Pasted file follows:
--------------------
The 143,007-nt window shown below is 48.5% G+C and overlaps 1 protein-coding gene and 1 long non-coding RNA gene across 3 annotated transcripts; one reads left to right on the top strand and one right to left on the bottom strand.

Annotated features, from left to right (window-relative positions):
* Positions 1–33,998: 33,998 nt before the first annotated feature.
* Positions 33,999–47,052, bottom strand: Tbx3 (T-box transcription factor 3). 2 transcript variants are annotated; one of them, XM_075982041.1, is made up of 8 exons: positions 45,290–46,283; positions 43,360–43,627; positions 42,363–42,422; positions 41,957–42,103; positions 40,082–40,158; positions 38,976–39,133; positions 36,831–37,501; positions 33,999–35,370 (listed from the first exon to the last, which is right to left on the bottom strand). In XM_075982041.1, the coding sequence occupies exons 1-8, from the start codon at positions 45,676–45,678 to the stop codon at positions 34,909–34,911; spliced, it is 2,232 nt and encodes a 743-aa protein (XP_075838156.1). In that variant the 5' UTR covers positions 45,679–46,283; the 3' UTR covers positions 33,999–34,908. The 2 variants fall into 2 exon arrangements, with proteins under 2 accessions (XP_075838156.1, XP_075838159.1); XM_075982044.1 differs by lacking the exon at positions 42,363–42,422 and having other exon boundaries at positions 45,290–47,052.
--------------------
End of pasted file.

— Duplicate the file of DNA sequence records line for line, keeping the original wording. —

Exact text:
The 143,007-nt window shown below is 48.5% G+C and overlaps 1 protein-coding gene and 1 long non-coding RNA gene across 3 annotated transcripts; one reads left to right on the top strand and one right to left on the bottom strand.

Annotated features, from left to right (window-relative positions):
* Positions 1–33,998: 33,998 nt before the first annotated feature.
* Positions 33,999–47,052, bottom strand: Tbx3 (T-box transcription factor 3). 2 transcript variants are annotated; one of them, XM_075982041.1, is made up of 8 exons: positions 45,290–46,283; positions 43,360–43,627; positions 42,363–42,422; positions 41,957–42,103; positions 40,082–40,158; positions 38,976–39,133; positions 36,831–37,501; positions 33,999–35,370 (listed from the first exon to the last, which is right to left on the bottom strand). In XM_075982041.1, the coding sequence occupies exons 1-8, from the start codon at positions 45,676–45,678 to the stop codon at positions 34,909–34,911; spliced, it is 2,232 nt and encodes a 743-aa protein (XP_075838156.1). In that variant the 5' UTR covers positions 45,679–46,283; the 3' UTR covers positions 33,999–34,908. The 2 variants fall into 2 exon arrangements, with proteins under 2 accessions (XP_075838156.1, XP_075838159.1); XM_075982044.1 differs by lacking the exon at positions 42,363–42,422 and having other exon boundaries at positions 45,290–47,052.